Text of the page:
I'm looking at identifying trends within my data, particularly wondering if usage of my app on new sign ups is increasing over a week to week basis. As we are constantly improving our product, I'd love to be able to identify a correlation between app usage & new feature releases.

The data I have is split into weekly cohorts. Each week I have the number of new sign ups, and how many of those accounts are still active (e.g. users are logging into the system).

Let's say I have the following data

Week 1 - 10 new trials, 3 accounts active

Week 2 - 15 new trials, 5 accounts active

week 3 - 4 new trials, 3 accounts active

week 4 - 20 new trials, 12 accounts active

week 5 - 17 new trials, 9 accounts active

In my current approach of analysis, week 3 looks amazing because 75% of accounts are still active ... In reality though, the number of new trials is extremely small compared to other weeks. As a result, I don't feel like I'm accurately comparing apples to apples in a week to week comparison.

Is there a way I can normalize the weekly data so that I am performing accurate analysis - or is percentage based really the best way to look at this data?

I am pretty new to this, so any help is much appreciated.


  • $\begingroup$ Welcome to DataScience.SE! Consider modeling your activity with a Beta random variable. $\endgroup$
    – Emre
    Jul 20, 2016 at 18:18
  • $\begingroup$ @Emre Thanks - can you point to any tutorials on how to use beta random variables for a dummy. I'm struggling to understand how i'd apply this to my problem. $\endgroup$
    – Gshock
    Jul 20, 2016 at 20:23
  • $\begingroup$ I hope this helps. You haven't mentioned how you are modeling the features though; an binary variable to indicate whether a feature was introduced that week? $\endgroup$
    – Emre
    Jul 21, 2016 at 4:41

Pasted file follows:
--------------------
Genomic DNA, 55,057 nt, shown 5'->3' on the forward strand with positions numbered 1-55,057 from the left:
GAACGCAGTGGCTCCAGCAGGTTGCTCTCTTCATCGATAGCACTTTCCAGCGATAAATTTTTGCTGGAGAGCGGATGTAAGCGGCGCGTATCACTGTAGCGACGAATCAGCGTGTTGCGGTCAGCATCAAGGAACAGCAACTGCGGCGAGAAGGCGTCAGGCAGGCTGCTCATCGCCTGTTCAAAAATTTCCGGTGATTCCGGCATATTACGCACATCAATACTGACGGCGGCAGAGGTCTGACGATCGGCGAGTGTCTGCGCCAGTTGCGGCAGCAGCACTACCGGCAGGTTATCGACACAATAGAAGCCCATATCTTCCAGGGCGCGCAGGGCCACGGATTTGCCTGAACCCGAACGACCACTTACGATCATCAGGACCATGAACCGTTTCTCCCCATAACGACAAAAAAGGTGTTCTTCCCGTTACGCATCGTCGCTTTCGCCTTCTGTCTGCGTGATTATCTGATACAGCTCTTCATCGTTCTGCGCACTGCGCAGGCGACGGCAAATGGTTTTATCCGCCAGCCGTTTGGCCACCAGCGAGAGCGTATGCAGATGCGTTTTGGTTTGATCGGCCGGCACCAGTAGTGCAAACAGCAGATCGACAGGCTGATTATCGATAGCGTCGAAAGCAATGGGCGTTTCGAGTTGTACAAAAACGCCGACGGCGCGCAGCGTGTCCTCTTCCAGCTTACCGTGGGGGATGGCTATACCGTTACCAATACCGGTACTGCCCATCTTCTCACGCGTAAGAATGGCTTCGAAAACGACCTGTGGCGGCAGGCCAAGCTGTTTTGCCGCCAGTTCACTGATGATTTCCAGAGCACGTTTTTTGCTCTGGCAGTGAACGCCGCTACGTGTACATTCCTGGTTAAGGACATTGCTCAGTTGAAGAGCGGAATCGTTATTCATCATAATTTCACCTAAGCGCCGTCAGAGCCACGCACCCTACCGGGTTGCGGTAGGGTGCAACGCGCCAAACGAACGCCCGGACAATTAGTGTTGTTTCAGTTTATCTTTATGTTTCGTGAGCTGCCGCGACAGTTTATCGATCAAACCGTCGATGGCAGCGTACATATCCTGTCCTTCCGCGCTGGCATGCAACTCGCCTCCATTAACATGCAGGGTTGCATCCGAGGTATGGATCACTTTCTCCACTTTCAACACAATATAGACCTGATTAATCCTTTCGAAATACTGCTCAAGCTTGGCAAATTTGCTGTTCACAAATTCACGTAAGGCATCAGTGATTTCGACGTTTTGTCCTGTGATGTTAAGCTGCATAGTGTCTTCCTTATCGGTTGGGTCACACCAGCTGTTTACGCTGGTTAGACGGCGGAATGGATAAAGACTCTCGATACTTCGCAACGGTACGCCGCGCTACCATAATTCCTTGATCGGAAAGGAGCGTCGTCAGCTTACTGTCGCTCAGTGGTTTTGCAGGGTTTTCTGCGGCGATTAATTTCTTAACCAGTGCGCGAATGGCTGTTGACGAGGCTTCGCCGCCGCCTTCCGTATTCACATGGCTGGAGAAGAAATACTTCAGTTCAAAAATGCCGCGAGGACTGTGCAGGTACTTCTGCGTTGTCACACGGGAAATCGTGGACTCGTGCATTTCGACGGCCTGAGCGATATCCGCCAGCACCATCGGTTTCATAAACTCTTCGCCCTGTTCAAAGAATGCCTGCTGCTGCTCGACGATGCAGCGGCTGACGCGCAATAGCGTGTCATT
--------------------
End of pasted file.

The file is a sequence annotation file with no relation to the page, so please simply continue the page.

• $\begingroup$ I literally have no idea what I am doing, hence the ask for tutorials. I have no idea where to start. $\endgroup$
    – Gshock
    Jul 21, 2016 at 12:26
  • $\begingroup$ Maybe you need to step back and get a book on statistics? Larry Wasserman's All of Statistics isn't bad. $\endgroup$
    – Emre
    Jul 21, 2016 at 15:37

2 Answers 2


With this low number of sign ups I doubt you can profit from advanced statistics at this stage. Just chart your numbers in excel along the timeline and judge visually.

  • $\begingroup$ What if signups were in the 100's? The above data was dummy data. $\endgroup$
    – Gshock
    Jul 21, 2016 at 14:34
  • $\begingroup$ If you can have the sign ups broken down per day you could try using CausalImpact from Google or Probablistic Programming github.com/CamDavidsonPilon/… to see what the effect is. $\endgroup$
    – Diego
    Jul 21, 2016 at 23:07

Try Normalizing the trails and active accounts data with a mean or median. The resulting statistics will show week 3 as negative values which can be interpreted as a comparison to all the data. See the Excel graphs below.

mean normal mean median combo

As opposed to the data that has not been normalized. enter image description here


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